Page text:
So in my previous post I got too sidetracked by the origins of the Sazerac to describe my Sazerac experience at Eat Street Social. Since we here at Vagabond Appetite are nothing if not desirous of an experiential analysis of a culinary or mixological (just made that one up) affair, I am going to devote this whole post to Eat Street Social and their delicious take on the Sazerac.
As I had previously mentioned in my previous post, I visited Eat Street Social after a long day of Art-A-Whirling last week and it was devilishly muggy outside. Let me mention first that this was my third attempt at going to ESS, the first two having been foiled by their complete lack of signage which I totally appreciate, but made it especially difficult to locate from the street. Despite this fact, they were packed, clearly others were much more astute than I.
One thing I like to see when I walk in the door of a new restaurant is a staff that is methodically hauling ass. Especially behind the bar, and ESS features a pretty incredible bar, the bartenders were obviously old hands at efficiently moving at top speed. To me this implies a healthy respect for the craft of bartending itself which is not only mixology, but also customer service, both from the tender's perspective and keeping the server well up to date.
The bar itself is enormous, taking up a good third of the front room, it dominates the initial view of the restaurant which must be on purpose. It's got about 25, 30 seats and at least 3 bartenders behind it, one of whom, from what I saw, only worked the craft well, which is pretty amazing.
As there were five of us, we snagged a booth on the north side of the barroom where we could see most of the action, but also had enough privacy from the high-backed booths that we didn't feel as though we were completely out in the open. The vibe was a wide-open take on Speakeasy Nouveau. Intimate but busy. Where nobody knows your name unless you want them to.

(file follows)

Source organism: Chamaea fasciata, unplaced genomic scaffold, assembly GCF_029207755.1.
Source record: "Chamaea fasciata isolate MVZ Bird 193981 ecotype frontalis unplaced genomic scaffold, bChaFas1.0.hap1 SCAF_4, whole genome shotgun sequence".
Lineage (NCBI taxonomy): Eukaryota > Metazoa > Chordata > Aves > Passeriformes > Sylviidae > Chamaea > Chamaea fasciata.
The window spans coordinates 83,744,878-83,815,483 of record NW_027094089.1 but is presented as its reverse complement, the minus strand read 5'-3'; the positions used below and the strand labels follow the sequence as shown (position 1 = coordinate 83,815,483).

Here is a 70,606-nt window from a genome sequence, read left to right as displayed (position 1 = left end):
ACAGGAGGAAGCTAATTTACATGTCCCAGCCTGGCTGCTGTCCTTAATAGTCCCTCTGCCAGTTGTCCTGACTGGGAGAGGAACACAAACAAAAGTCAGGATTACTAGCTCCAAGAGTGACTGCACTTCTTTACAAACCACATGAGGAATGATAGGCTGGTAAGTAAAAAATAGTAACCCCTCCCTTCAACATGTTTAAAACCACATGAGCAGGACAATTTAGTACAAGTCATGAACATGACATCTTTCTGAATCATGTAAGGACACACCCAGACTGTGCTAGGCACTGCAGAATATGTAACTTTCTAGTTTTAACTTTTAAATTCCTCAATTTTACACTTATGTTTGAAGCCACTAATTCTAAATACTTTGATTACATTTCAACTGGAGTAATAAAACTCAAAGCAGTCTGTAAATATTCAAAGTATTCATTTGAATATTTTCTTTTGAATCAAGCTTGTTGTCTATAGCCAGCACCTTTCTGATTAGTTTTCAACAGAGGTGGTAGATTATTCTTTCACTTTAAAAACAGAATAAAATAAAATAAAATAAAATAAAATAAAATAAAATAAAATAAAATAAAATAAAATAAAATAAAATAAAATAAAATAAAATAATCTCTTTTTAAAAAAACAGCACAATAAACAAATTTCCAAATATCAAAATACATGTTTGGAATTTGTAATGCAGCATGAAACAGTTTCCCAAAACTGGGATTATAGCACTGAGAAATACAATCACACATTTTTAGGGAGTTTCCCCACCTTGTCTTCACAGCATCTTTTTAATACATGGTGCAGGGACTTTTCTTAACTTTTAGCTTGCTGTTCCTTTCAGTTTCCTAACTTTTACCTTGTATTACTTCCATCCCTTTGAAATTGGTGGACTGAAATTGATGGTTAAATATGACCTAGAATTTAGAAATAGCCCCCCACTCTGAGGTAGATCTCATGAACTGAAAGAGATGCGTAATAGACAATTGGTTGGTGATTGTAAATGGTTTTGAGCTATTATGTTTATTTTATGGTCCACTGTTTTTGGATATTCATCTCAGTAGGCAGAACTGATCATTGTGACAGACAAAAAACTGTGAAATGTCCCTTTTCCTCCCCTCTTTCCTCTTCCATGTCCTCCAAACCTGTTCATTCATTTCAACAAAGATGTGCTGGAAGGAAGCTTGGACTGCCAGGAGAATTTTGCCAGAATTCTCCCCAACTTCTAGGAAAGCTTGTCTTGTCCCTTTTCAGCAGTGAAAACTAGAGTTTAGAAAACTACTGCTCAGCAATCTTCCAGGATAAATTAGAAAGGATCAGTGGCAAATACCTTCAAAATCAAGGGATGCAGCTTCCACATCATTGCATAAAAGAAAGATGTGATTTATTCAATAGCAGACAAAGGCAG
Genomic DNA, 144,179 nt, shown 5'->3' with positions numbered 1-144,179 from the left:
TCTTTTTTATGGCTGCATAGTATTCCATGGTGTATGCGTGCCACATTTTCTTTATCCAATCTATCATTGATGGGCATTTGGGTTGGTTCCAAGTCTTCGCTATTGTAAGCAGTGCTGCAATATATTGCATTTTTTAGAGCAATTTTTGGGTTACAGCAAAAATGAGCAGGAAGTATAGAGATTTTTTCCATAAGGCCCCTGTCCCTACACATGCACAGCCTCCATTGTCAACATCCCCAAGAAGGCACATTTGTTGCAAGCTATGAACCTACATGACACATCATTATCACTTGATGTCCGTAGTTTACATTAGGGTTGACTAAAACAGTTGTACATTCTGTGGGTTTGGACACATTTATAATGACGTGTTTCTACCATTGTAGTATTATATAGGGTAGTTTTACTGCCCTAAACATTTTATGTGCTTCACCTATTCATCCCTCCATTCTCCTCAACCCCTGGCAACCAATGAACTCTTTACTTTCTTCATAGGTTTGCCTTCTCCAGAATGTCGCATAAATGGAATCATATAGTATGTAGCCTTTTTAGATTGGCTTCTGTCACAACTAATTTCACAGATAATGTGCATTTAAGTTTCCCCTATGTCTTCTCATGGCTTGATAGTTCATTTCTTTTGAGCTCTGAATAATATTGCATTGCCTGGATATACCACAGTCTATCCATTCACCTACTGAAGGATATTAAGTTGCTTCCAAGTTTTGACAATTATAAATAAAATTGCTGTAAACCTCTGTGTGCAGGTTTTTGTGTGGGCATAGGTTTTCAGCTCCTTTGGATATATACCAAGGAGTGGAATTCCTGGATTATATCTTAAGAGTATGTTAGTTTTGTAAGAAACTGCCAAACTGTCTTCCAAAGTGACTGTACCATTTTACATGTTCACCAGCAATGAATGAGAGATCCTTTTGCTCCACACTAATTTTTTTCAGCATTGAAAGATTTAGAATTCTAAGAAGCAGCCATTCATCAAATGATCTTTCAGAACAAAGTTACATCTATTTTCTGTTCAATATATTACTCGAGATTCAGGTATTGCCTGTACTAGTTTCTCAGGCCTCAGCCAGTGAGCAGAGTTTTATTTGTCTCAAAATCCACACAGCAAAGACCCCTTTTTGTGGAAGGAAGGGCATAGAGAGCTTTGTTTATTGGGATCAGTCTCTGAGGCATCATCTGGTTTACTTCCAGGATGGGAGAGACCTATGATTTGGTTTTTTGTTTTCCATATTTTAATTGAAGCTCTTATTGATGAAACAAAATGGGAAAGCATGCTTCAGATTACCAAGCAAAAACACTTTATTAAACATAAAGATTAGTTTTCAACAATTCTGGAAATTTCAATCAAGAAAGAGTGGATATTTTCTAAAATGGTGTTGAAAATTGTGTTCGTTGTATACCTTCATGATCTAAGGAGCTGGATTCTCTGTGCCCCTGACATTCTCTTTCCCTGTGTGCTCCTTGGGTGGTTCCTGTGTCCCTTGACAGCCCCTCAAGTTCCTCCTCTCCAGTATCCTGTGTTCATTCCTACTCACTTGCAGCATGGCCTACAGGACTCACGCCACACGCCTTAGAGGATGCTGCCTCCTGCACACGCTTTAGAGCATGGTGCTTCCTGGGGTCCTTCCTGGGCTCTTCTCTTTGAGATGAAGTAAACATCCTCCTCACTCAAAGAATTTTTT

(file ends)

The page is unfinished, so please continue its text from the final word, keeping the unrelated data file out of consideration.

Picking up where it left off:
And the Sazerac. It diverges just barely from the classic recipe, replacing the sugar cube with fennel pollen syrup. I tend to shy away from using simple syrups in drinks that are not served on the rocks, it can thicken the drink to a point where it resembles, well, syrup. That combined with absinthe can give a Sazerac an almost Robitussin-y feel. I hope I don't need to explain to you that Robitussin-y should be avoided at all costs. However, as I had mentioned before, the guys at ESS are pros and they did not disappoint here. The drink was very well balanced, just a hint of anise, Bulleitt Rye, served extra cold.
They even went so far as to deliver half of the drink in a separate vessel so that it would remain cold while I drank the first half. Now that's thinking. My only gripe with the Fennel Pollen Sazerac lies in the name. If fennel pollen is going to be your opening drink descriptor, you'd imagine that there would be some kind of fennel flavor to the drink, or perhaps I don't know what fennel pollen tastes like. Unless it tastes like the other ingredients in a Sazerac, however, it wasn't able to make its presence known in my drink. What I had at Eat Street Social was a well made Sazerac without any bells and whistles, which suits me just fine.
Eat Street Social
18 W. 26th Street